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Advice for a digital SLR newbie
#1

Good morning (or afternoon depending),

Yesterday I was finally able to purchase my digital SLR. I had been wavering between the Nikon D40 and the Canon Rebel XTi. In the end, I picked up the Canon and so far, I am very pleased with it. I wanted to get some advice on accessories for the camera based on what kinds of photos I am wanting to take.

One of my hobbies is tying dry flies for fly fishing, so I will need some sort of macro lens for these shots.

In the warmer weather, I am the designated photographer for the group when we all go wakeboarding/waterskiing. I will need some sort of zoom lens or telephoto lens for these shots. In addition, I will probably be taking landscape shots and/or wildlife shots.

Can you all give me some recommendations of lenses that would be suitable for me with what I am wanting to do? My budget is not extremely tight, but is somewhat limited. Photography is a budding hobby for me, so I do not want to sink a bunch of money into lenses if I decide that I do not have the knack for photography.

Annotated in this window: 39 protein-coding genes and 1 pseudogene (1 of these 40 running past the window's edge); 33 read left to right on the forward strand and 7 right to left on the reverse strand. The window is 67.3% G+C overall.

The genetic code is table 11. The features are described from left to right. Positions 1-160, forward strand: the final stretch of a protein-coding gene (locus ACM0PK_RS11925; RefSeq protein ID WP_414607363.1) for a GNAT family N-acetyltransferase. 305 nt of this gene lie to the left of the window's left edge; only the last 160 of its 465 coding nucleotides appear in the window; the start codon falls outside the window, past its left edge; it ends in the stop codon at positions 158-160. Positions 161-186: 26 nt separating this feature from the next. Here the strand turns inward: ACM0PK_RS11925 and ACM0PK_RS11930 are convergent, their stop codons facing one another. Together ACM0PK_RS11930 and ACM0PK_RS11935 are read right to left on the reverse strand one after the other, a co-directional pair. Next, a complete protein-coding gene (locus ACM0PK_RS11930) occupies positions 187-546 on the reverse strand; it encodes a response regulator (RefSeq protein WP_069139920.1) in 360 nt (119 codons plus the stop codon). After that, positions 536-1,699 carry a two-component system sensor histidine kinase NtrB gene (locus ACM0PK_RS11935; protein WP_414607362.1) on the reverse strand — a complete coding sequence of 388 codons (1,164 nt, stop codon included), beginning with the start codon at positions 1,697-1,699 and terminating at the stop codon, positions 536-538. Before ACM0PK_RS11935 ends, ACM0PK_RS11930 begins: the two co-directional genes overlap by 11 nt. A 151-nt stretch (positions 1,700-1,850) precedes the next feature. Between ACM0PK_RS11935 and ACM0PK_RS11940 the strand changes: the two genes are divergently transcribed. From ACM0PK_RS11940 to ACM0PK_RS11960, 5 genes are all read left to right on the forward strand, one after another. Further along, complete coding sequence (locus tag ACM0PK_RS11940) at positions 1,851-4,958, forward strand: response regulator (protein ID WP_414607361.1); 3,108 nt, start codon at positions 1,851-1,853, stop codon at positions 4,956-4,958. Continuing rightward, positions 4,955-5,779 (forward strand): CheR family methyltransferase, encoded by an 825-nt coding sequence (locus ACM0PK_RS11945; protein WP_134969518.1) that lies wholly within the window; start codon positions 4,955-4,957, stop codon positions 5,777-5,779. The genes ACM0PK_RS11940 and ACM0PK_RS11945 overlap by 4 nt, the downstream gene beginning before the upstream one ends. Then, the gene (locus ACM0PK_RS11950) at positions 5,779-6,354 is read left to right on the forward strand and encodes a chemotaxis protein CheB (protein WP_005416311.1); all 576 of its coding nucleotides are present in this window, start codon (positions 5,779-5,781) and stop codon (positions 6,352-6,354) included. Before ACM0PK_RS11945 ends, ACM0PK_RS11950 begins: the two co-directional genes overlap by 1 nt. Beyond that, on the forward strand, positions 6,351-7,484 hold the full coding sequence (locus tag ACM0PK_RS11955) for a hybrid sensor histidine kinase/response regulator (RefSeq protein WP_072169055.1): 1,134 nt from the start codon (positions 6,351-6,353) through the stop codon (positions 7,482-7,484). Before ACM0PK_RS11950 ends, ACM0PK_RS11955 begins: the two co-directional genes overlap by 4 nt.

Besides lenses, are there other accessories you would recommend? I already have a very nice tripod and accessory bag, but I am wondering about filters and so forth.

Thanks a bunch!

Jon
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#2

I am not familiar with Canon lenses,but the Tamron 90mm DI macro (available for Canon mount) is absolutely exceptional, sharp as a tack, and will cost much less than a Canon lens.
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#3

The Tamron 70-300 which I have, will take macro shots but not from very close to. Depending on F/L 3/4 - 2 Metres distance from subject. But some say the canon 70-200 is better.
But for £99.00 sterling who cares.Big Grin

Lumix LX5.
Canon 350 D.+ 18-55 Kit lens + Tamron 70-300 macro. + Canon 50mm f1.8 + Manfrotto tripod, in bag.
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#4

Rather than a lens you might want to consider a set of extension tubes. Focusing on closer objects requires that you move the lens further from the film/sensor plane. Macro lenses simulate that with movable internal elements that bend the light rays to focus on closer objects. An extension tube however, physically moves the lens out. It is simply a hollow tube with the necessary electronic connections to make your camera controls work. If you have a sharp prime lens it would be cheaper to get a set of tubes than to invest in more glass. The one potential problem is if you are using the stock EF-S lens that comes on the XTi, it won't fit on the EOS extension tubes. The tubes fit the body and you can put any of the EOS EF (film camera) lenses on them but not the EF-S digital only lenses with the back focus feature. There are non-automatic tubes (no electronic connections for AF and f/stop control) advertised on eBay but I have yet to see any automatic tubes made for the EF-S lenses. If you have an EF lens that you can manually control the f/stops on you probably want to control the focus manually anyway on macro shots.
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